The Acient origin of Shinto
Knowing Japan as world’s one of the most progressive countries, it is hard to relate it to the most ancient way of belief such as Shinto. The first mentioning about it was given in VII century, but that was referring to the Yomei Emperor who lived in VI-VII. Thereby we can say that most probably Shinto has even more ancient origin.
The main idea of it, indeed, is the same with the idea of paganism – Shinto worships nature and a multitude of gods, called kami, which are from the nature and exist everywhere. According to this, spirits live in plants, animals, even objects and there are also the spirits of our ancestors surrounding us. So to live in a harmony with the world you need to live in a harmony with kami as far as they are blessing and protective.
Shinto itself has not become a religion and actually does not have a ground for it. There is no main god or messiah as all the ideas of it were gathered from the ancient myths. Moreover, the concept of good and evil has never been a borderline for the ethics – those who act evil are treated as temporary sick, because the matter of kami is always pure. Still, in those times when it had started developing as an official religion in Japan, the raise of Buddhism played a great role. The integration of both beliefs was inevitable, thus it could be understood that kami could only be reached when all the material world is left behind, which is essentially specific for Buddhism.
The downfall of Shinto
Nevertheless, the separation of competing doctrines had been being supported by different schools during all the time until its Renascence after the Meiji Restoration in 1868, when Shinto was recognized as the obligatory official religion and the Emperor was sacrificed as the god. That time, the tradition of the Imperial Shinto was reaching its best highs. But things had changed in 1947 – religion and government were finally separated by new constitution.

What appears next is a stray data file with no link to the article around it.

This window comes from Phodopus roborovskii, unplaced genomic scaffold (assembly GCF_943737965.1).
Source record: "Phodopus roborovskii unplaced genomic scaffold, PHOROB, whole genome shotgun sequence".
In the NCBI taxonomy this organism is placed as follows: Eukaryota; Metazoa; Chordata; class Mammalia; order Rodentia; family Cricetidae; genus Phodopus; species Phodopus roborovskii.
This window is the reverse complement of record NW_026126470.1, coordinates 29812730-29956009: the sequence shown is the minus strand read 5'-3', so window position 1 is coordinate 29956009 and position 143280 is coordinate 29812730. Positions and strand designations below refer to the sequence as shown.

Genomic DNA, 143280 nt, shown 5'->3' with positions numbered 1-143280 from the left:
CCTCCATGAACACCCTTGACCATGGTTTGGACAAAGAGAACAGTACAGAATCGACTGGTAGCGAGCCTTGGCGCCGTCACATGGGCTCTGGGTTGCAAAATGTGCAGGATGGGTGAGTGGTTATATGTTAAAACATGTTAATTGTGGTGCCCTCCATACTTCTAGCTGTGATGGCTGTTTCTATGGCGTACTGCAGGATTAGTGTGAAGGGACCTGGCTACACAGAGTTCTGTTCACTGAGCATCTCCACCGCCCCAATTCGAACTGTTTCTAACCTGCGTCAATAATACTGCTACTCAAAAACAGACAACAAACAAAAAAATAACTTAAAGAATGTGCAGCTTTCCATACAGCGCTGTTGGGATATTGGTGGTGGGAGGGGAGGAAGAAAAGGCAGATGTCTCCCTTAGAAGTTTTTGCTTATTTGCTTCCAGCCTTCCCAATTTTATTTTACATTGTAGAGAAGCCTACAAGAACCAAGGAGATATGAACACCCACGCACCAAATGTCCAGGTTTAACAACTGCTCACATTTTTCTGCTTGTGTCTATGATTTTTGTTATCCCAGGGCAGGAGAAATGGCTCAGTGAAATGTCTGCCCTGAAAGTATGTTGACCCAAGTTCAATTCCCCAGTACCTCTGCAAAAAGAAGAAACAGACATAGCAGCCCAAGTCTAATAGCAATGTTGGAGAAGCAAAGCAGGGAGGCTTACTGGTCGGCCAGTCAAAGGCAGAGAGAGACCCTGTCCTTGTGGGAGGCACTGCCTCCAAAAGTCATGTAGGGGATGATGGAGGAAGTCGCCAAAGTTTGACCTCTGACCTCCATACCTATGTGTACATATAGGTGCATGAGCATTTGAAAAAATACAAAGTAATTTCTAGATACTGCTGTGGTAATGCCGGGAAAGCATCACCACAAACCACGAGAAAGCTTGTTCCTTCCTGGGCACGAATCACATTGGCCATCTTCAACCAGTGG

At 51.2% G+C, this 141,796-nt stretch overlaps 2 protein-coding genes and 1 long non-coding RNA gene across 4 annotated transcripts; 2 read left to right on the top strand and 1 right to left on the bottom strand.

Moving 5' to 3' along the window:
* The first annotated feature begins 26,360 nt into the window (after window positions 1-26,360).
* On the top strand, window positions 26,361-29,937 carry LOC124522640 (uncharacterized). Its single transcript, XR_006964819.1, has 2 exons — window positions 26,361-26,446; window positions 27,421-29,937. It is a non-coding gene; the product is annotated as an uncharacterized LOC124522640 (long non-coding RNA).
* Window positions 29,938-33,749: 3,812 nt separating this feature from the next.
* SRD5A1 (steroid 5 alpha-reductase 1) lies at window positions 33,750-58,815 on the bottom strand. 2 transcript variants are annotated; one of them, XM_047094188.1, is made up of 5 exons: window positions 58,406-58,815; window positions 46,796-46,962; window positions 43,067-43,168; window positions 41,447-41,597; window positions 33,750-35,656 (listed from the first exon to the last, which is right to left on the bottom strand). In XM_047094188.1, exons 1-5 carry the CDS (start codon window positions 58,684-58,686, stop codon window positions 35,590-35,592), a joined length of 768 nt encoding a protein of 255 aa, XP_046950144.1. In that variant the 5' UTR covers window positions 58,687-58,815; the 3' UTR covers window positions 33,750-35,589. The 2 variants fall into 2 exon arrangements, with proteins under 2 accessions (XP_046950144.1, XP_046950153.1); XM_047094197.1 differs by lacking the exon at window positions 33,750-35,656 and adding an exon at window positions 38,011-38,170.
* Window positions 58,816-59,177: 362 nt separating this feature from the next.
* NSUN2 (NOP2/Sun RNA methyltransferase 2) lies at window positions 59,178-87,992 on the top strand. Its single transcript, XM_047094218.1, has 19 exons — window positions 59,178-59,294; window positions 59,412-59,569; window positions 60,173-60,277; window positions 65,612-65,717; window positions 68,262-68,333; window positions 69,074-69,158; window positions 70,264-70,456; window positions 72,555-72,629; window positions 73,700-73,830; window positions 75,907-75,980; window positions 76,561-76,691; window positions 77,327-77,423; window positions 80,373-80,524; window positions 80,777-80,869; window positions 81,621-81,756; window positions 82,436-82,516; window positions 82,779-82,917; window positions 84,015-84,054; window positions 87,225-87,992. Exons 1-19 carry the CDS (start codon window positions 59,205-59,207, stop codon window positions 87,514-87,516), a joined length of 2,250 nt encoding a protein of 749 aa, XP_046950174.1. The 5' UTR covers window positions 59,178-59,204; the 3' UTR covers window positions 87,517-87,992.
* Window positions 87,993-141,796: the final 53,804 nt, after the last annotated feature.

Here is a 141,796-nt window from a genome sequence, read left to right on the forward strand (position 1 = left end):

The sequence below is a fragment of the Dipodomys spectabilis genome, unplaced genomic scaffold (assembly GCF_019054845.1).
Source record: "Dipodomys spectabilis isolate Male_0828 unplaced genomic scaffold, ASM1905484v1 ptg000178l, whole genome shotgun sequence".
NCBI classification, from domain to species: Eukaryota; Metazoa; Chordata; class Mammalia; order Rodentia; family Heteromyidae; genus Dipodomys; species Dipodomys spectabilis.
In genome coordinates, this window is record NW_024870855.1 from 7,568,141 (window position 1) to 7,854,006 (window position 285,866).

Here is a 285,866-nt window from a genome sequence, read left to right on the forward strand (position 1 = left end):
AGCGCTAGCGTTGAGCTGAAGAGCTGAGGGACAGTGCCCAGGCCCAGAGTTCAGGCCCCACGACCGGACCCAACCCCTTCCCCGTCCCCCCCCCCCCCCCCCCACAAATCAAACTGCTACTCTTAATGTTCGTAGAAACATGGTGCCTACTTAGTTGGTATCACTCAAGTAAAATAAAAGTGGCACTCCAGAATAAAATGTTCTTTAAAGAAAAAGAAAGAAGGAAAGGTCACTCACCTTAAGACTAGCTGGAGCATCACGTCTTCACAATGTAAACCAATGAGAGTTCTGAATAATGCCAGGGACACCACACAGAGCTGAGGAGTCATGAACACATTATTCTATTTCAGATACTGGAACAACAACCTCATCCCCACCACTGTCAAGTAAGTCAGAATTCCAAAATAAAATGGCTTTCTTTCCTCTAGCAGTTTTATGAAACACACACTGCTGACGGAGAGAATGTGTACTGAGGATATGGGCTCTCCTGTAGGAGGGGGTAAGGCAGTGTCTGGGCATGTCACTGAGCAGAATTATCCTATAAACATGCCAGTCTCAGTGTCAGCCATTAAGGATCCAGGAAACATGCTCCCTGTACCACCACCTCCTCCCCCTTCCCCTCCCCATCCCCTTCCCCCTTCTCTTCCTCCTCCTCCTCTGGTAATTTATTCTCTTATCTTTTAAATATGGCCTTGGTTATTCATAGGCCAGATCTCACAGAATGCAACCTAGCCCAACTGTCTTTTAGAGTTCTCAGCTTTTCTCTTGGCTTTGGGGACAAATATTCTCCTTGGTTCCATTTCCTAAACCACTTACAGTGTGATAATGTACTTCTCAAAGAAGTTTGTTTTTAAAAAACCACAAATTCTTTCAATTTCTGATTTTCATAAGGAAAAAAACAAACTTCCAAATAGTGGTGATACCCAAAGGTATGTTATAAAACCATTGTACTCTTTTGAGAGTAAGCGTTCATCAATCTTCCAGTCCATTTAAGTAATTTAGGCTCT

Today Shinto manifests itself in traditional shrines, folk customs and the mindset of modern Japanese. There are around 80 thousands shrines located all over Japan, some of them have got sign of Buddhism in decorating. Still, Shinto shrines are very often being reconstructed and renewed that enable them being transformed in an up-to-date shape for the society. But not only they remain a significant manifest of Shinto in Japanese culture – local festivals, matsuri, are still widely spread all around Japan and usually relate to the special season. There is also a belief that even food we eat has a kami living into it taking place, so many Japanese pay a gratitude to the spirit of a meal.
As long as Japan was becoming more open at the international scene, the more Shinto was getting more interesting for the foreign community. Since the middle of twenties century it has got a lot of followers around the globe. The growth of such contacts may lead to the fact of recognizing Shinto as the religion in a row with all other ones, which is unfavorable for Japanese. The phenomenon of it has built a strong basis of their mentality and will ever remain the unique way of perceiving the world.